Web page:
Akshay Kumar feels his latest film Padman should bring a change, just like his last film Toilet: Ek Prem Katha did. Produced at INR 18 crore, the film made over INR 200 crore and brought about a social change.
The star stated that before Toilet: Ek Prem Katha, open defecation was 62% and now it's 33%. According to The Hindustan Times, Akshay hopes that Padman can also spark a conversation about menstruation.
He said, "I am already victorious with millions and millions of people talking about Padman on social media, men discussing with other men and asking each other whether they watched the Padman trailer and that it talks about sanitary pads. I am glad they are talking, they should know."
Padman is directed by R Balki and is based on the story of Arunachalam Muruganantham - an illiterate man who invents a low-cost machine to make sanitary napkins - and brings a wave of social change. However, the Welcome star doesn't think that movie is about a sensitive topic.
Akshay explained, "Do not call it a sensitive issue. Menstruation is a natural process of the human body. It is time to get rid of those taboos attached to it and treat the issue maturely. Also, women should not shy away from talking about it."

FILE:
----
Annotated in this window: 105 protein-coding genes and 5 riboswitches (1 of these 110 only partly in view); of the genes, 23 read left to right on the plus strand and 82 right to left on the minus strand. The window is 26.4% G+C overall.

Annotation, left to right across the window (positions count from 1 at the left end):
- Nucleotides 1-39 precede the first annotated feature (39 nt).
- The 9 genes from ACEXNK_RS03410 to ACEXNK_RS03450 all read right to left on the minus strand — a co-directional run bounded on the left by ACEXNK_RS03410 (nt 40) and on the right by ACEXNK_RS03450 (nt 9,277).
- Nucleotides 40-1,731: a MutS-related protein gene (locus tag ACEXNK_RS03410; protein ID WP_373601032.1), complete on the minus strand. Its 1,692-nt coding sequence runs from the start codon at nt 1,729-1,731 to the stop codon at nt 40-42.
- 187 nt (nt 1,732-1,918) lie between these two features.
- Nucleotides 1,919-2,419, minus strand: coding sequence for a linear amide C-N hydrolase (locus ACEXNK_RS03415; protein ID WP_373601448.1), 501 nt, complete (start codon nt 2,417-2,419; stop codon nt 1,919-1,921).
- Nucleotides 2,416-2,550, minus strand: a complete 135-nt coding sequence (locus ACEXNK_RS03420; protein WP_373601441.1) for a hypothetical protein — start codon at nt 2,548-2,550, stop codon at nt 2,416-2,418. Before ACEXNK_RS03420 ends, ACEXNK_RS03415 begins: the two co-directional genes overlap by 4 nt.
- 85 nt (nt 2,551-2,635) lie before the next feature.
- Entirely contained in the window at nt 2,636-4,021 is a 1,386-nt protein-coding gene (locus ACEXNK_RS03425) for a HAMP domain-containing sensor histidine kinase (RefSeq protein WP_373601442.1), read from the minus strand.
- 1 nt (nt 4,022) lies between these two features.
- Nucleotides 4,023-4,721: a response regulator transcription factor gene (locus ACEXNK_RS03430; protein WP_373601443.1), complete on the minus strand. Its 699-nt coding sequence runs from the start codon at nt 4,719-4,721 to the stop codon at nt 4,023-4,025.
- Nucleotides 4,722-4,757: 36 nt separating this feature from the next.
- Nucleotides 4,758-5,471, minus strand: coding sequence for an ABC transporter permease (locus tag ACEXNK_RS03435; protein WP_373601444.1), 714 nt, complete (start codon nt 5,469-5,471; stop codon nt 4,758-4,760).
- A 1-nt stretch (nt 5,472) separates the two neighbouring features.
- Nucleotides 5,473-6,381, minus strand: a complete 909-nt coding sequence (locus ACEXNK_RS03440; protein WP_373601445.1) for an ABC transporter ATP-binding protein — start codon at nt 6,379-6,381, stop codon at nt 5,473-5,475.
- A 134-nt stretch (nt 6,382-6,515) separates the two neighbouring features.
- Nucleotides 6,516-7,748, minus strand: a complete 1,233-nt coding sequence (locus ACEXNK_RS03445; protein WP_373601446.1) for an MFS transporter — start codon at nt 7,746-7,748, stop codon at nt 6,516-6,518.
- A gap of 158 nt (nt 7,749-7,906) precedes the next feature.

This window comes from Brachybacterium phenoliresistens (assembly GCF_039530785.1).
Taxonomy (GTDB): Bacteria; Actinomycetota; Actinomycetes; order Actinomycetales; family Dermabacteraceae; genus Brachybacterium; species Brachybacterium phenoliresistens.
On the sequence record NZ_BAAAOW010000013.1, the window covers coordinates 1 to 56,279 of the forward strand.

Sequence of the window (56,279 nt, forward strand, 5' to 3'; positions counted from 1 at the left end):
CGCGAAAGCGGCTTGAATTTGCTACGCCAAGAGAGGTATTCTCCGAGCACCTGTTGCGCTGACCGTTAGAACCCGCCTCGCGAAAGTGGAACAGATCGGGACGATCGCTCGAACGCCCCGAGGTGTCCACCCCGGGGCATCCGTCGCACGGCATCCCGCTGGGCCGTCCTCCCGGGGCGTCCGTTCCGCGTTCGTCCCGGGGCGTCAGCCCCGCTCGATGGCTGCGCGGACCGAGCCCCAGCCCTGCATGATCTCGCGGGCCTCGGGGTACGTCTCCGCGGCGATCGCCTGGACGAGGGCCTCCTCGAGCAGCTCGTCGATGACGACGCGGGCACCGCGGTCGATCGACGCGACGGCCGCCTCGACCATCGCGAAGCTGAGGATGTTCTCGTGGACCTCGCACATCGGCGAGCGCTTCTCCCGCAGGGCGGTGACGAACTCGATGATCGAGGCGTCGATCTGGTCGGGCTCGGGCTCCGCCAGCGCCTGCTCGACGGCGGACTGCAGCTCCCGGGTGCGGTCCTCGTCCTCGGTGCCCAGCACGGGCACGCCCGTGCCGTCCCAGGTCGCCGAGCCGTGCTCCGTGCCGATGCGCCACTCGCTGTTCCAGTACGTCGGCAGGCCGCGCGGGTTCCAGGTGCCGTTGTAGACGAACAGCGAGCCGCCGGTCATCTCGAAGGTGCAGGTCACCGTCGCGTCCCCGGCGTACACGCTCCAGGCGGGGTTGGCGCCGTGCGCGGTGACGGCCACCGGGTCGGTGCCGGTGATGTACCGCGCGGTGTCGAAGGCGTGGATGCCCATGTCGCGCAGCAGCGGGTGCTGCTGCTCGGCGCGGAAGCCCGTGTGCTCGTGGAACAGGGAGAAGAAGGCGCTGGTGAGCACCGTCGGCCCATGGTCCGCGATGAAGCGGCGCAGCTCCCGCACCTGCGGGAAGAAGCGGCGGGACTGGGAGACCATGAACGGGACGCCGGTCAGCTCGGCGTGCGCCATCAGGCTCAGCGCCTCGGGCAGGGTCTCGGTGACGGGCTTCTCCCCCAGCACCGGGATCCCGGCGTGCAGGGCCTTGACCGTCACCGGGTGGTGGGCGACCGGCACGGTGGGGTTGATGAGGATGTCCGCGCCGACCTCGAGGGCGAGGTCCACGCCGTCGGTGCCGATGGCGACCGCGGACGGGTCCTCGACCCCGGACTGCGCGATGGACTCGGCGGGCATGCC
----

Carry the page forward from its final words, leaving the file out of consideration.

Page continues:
The actor also mentioned that India is always mocked for its backward notions on women's hygiene. "Women told me that they used mud, burnt ash and dirty cloth to manage bleeding. It was shocking and horrifying," said Akshay. "I met some foreigners and they laughed at us wondering we didn’t know what a sanitary napkin was. Padman is an important film for our country. Nobody has ever made a film on this issue. Even in documentaries that I saw, sanitary napkins are always hidden."
The 50-year-old also added that he was 20 years old when he first found out about menstruation and sanitary napkins himself. "I never held a sanitary napkin in my hand. Nobody in my family asked me to buy one either and it’s only in the last two years that I came to know about it in great detail," he admitted. "I have now learnt that menstruating women are considered ritually impure and polluted, and they are often isolated as untouchables. They can’t touch pickles, enter the kitchen, go to temples or wash their hair. Too many girls end up dropping out of school because they don’t have supplies to manage their periods."
Padman is slated to release on January 25, clashing with Padmavat. The actor also has Kesari, 2.0 and Gold lined up.
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